Tuesday night ended annoyingly late for all Members of Parliament, as well as those who were tuned in to watch the Parliamentary debate of the year. In case you’ve been living under a rock, you’d know that in August this year, PSP’s Leong Mun Wai filed a motion to debate CECA — one of Singapore’s many Free-Trade Agreements.
On PSP’s Anti-Foreigner Stance
The debate kicked off with a well-delivered and detailed speech from Finance Minister Lawrence Wong. He began by appealing to the Progress Singapore Party leaders to refrain from pursuing their current “anti-foreigner” narrative. This is extremely crucial as such sentiments can indirectly cause racial tensions between Singaporeans.
It is also important to keep in mind that while we watch parliament proceedings from the comfort of our homes, people from all over the world could very well be watching as well. Potential investors, trade partner countries, and even our local expats or naturalised citizens and PRs who may feel unwelcome after being exposed to a narrative like the one Leong Mun Wai has repeatedly shared not just in parliament, but also via Facebook.
Leong Mun Wai’s Comments on DBS CEO Piyush Gupta
Law Minister Shanmugam took the stand to highlight Mr Leong’s comments from a parliamentary debate a year ago. In September 2020, Mr Leong called for a cap on foreigner-to-citizen ratio in firms. Referring to DBS’ CEO, Piyush Gupta, he commented: “However, I am deeply disappointed now because 22 years after his appointment, DBS is still without a home-grown CEO.”
While Mr Gupta was indeed born in India, he had been working in Singapore since 1982 as the South East Asia Pacific CEO for Citibank. He became a Singaporean citizen in 2009, which is also the same year he started work at DBS. Since then, Mr Gupta’s contributions to Singapore and our country’s most prestigious bank are parallel to none. Without his leadership, DBS bank, along with our economy, would not be what it is today.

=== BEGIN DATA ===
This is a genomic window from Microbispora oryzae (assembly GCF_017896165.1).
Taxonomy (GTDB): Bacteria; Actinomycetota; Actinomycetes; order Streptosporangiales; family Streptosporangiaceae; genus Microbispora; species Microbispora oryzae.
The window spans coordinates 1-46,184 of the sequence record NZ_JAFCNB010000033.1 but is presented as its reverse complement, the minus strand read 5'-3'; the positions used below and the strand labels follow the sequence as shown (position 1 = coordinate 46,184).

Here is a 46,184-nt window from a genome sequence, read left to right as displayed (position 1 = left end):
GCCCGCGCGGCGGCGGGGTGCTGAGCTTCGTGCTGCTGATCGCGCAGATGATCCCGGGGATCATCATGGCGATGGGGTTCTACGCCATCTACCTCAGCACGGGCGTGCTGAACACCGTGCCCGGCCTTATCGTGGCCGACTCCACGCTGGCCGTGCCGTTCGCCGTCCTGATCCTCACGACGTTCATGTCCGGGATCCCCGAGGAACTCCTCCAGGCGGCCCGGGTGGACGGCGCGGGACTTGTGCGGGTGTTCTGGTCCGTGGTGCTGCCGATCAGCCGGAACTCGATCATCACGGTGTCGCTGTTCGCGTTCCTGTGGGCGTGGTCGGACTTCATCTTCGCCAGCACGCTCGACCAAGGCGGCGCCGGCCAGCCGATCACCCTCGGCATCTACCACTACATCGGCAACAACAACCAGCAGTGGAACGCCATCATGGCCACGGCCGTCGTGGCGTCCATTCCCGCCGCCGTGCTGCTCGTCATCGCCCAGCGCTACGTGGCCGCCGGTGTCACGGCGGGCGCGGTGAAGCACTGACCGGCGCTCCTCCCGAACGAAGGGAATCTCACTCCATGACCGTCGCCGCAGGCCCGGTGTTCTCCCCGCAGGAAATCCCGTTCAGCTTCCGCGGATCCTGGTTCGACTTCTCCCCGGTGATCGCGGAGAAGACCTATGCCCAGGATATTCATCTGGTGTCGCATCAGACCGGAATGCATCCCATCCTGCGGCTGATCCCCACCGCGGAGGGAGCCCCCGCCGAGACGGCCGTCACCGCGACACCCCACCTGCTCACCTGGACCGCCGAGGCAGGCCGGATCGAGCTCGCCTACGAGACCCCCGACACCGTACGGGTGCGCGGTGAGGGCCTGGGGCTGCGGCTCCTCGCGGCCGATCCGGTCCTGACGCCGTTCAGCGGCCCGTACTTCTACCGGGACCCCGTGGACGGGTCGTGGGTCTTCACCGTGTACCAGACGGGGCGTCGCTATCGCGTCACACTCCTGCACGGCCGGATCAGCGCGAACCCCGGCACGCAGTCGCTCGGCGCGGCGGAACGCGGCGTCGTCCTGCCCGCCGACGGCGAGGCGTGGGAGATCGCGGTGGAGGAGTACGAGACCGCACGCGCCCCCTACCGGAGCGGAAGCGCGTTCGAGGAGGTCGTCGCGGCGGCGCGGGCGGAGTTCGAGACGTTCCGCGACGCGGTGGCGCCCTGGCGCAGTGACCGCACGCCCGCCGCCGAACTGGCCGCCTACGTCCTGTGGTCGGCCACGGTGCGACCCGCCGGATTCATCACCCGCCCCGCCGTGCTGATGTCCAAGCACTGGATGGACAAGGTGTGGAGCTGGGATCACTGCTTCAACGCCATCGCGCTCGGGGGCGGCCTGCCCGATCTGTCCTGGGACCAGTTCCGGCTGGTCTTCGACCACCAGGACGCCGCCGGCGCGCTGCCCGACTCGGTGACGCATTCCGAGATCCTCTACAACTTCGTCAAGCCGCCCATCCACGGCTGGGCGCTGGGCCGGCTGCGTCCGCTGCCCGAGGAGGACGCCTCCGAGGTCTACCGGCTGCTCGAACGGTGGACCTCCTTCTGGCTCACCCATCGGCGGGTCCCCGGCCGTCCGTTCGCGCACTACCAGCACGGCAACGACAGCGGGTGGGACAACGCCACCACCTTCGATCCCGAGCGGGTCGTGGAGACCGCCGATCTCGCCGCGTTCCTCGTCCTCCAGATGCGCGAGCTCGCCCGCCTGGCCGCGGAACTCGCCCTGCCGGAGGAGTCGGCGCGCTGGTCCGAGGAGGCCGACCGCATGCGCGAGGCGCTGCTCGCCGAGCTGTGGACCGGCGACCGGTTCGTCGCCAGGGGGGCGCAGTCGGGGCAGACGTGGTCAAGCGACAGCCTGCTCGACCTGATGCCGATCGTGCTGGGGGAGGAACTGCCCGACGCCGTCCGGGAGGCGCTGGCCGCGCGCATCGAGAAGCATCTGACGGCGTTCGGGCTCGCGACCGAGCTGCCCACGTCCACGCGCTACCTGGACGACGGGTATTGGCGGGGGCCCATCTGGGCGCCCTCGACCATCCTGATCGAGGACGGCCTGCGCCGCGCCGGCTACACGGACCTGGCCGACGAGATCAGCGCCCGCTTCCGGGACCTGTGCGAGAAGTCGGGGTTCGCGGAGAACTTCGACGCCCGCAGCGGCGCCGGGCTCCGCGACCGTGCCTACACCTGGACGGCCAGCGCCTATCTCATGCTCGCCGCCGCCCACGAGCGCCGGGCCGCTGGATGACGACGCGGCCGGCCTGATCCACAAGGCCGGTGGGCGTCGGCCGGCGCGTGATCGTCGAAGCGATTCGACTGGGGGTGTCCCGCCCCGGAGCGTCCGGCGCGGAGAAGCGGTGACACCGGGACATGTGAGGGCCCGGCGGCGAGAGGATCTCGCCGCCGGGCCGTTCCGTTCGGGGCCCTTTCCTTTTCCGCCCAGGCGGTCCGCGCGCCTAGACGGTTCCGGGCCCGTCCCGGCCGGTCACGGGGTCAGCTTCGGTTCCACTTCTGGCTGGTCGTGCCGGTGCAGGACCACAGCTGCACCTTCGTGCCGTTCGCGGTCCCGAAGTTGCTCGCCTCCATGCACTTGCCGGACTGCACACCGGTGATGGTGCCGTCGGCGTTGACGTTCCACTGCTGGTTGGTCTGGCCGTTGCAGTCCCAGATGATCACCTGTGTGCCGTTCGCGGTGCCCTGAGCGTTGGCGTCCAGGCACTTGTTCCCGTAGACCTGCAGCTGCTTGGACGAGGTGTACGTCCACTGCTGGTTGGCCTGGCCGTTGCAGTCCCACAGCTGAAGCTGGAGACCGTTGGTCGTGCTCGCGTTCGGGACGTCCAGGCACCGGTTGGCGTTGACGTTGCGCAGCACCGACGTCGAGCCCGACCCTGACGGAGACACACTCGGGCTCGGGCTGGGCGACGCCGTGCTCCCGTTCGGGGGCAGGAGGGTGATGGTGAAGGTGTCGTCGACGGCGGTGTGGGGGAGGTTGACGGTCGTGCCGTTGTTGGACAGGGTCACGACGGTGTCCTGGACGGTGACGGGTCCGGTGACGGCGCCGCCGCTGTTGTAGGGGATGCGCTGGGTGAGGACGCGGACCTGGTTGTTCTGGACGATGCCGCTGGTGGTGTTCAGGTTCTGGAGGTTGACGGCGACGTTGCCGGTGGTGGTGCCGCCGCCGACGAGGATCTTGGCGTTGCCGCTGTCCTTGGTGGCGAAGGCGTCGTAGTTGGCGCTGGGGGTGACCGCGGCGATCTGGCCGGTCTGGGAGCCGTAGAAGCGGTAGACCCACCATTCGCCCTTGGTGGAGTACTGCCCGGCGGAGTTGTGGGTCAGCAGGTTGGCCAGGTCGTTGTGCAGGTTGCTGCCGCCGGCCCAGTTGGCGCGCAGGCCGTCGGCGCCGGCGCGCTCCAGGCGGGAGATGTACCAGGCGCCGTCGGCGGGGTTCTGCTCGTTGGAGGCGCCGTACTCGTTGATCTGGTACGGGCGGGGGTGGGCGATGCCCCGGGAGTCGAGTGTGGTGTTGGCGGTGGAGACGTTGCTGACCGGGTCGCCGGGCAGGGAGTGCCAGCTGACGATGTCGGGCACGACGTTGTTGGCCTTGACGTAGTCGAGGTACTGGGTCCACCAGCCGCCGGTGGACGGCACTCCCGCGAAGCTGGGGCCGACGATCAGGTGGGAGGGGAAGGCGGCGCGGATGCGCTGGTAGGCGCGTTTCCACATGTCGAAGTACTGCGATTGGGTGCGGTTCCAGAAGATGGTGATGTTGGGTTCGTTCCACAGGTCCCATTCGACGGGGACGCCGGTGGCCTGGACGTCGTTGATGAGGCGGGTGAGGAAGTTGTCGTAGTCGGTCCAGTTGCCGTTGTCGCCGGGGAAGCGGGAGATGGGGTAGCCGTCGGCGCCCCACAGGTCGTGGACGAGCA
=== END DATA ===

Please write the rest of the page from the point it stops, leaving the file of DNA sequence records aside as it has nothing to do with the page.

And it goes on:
Plus, he’s been in Singapore for 39 years. That’s more years in Singapore than many of us Singaporeans have been alive for.
Mr Leong’s comments were definitely uncalled for, and it seems like he hasn’t taken any time to reflect on his performance and conduct in parliament.
Getting a solid stance out of PSP on CECA is harder than buying a winning TOTO ticket
Speaker of the House Tan Chuan Jin, along with the rest of the MPs sitting in for the session were visibly and audibly frustrated with a debate that wasn’t going anywhere. The discussion went round in circles, with Mr Leong doing a full 180 each time he was grilled on his position on the topic of FTAs.
Here’s how the exchange went:
Mr Leong: “We are supportive of FTAs and even CECA in general. But we need more information about all these FTAs. If we do not have more information we cannot say we are wholeheartedly supporting them. It has to be evaluated on a case by case basis.”
Minister Shanmugam: “Mr Leong says that now they’ve got nothing to object to CECA and other FTAs. I think that’s an important statement, and I would like that recorded. I think we all need to note that…”